For the last three years, Kylie and I have been traveling the world, training groups on how to be great organizations. We always start with a conversation about values. Values help determine your mission. They are the heart behind your emotions. Values are the great motivator for people and the lives they long to lead.
Throughout the years, we have seen how challenging it can be for people to truly understand their values. Most people want to start with “Truth” as a value, because they hate when other people lie to them. But those same people will admit they sometimes fudge the truth themselves if another value – say, harmony – is at stake.
When we talk about values, we ask people to walk themselves through The Five Whys. The idea is to ask “why” at least five times to get deeper and deeper into your reasoning/motivation.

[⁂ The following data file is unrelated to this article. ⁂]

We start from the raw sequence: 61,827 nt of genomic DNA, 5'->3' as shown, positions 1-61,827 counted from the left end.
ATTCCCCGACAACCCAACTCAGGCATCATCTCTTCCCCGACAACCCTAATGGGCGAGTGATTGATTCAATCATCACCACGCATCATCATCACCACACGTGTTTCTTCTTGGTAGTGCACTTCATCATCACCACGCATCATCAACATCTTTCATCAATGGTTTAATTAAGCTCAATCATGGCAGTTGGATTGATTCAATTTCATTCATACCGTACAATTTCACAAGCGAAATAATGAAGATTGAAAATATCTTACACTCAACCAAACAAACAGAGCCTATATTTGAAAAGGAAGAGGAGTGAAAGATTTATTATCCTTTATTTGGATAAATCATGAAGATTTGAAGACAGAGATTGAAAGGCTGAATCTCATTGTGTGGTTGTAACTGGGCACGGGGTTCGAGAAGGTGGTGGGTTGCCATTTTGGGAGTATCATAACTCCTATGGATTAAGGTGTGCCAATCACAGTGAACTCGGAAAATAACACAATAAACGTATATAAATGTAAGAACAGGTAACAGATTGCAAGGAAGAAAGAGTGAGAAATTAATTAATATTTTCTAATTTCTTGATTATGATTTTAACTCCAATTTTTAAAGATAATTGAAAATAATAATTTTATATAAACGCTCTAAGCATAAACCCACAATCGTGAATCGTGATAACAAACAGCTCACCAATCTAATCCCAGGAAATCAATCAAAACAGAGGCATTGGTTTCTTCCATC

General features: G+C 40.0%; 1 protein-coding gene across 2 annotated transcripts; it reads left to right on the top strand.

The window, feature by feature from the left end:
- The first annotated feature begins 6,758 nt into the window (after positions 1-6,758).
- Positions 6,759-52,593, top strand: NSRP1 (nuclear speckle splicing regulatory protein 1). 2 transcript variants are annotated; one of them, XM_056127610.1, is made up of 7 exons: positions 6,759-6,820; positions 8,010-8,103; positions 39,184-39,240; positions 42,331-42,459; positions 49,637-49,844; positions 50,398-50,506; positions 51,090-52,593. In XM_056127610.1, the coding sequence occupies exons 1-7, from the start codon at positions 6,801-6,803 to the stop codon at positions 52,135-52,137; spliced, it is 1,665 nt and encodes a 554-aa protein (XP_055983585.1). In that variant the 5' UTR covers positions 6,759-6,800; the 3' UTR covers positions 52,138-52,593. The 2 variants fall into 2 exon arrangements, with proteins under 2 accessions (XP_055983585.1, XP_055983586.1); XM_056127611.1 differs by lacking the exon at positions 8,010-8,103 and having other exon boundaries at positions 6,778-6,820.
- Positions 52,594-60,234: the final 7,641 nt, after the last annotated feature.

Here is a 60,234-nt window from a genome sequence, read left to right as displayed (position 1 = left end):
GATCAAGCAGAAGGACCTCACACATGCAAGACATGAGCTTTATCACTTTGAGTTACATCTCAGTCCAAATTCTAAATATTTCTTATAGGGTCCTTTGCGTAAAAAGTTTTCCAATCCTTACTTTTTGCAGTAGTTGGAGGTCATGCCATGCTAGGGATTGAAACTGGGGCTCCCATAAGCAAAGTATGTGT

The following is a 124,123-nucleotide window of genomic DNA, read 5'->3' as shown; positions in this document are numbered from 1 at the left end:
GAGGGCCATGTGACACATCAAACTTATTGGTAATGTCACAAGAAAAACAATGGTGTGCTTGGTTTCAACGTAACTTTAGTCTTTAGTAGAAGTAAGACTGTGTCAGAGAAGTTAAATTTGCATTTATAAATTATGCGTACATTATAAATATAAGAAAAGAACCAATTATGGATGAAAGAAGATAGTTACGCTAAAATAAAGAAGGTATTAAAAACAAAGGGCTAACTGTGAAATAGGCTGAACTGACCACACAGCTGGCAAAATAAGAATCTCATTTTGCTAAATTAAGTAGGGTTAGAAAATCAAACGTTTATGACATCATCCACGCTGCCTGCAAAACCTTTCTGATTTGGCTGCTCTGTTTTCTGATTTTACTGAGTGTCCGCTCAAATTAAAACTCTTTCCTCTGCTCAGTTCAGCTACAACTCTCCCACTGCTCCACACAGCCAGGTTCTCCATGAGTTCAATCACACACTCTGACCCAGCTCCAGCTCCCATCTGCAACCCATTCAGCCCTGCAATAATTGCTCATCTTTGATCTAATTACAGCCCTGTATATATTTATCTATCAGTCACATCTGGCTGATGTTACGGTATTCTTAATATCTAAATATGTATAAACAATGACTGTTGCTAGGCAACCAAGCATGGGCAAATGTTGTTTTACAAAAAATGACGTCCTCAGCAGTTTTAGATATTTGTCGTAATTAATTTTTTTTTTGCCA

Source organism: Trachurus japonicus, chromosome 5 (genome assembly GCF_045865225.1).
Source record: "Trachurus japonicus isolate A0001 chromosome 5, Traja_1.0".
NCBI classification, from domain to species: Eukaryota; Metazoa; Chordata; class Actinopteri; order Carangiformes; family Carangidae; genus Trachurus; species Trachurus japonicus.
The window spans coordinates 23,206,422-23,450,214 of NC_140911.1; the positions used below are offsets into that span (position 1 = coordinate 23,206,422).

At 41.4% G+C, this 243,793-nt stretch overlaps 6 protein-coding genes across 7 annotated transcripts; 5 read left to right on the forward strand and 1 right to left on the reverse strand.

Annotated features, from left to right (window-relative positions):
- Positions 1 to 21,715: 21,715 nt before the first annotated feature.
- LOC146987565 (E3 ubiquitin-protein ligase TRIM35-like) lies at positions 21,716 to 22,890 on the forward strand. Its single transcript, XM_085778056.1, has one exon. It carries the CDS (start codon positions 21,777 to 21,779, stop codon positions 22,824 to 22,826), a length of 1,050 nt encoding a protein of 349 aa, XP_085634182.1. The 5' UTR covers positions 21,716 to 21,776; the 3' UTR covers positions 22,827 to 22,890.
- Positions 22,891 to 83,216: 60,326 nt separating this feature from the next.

As we’ve seen people journey through The Five Whys, we have started to notice two values that are, in some way or another, prevalent in every human life and organization.
The first universal value is safety. We need a baseline of security in order to accomplish anything with our lives. A lot of people get stuck in the rabbit hole of wealth, social media, and power dynamics because they want to feel safe. We seek comfort as a mechanism for feeling secure. We try to control our circumstances in order to eliminate exposure to risk.
Much of what we do is to try to establish, reinforce, or fix this foundation of safety.
If you are in a relationship or a business, you have probably experienced a lot of conflict when two separate parties are each trying to feel as safe as possible. We want our way. We want people to like us. We need care and affirmation. We need to belong. All of this boils down to a base value for security and every human on the planet feels this to one degree or another.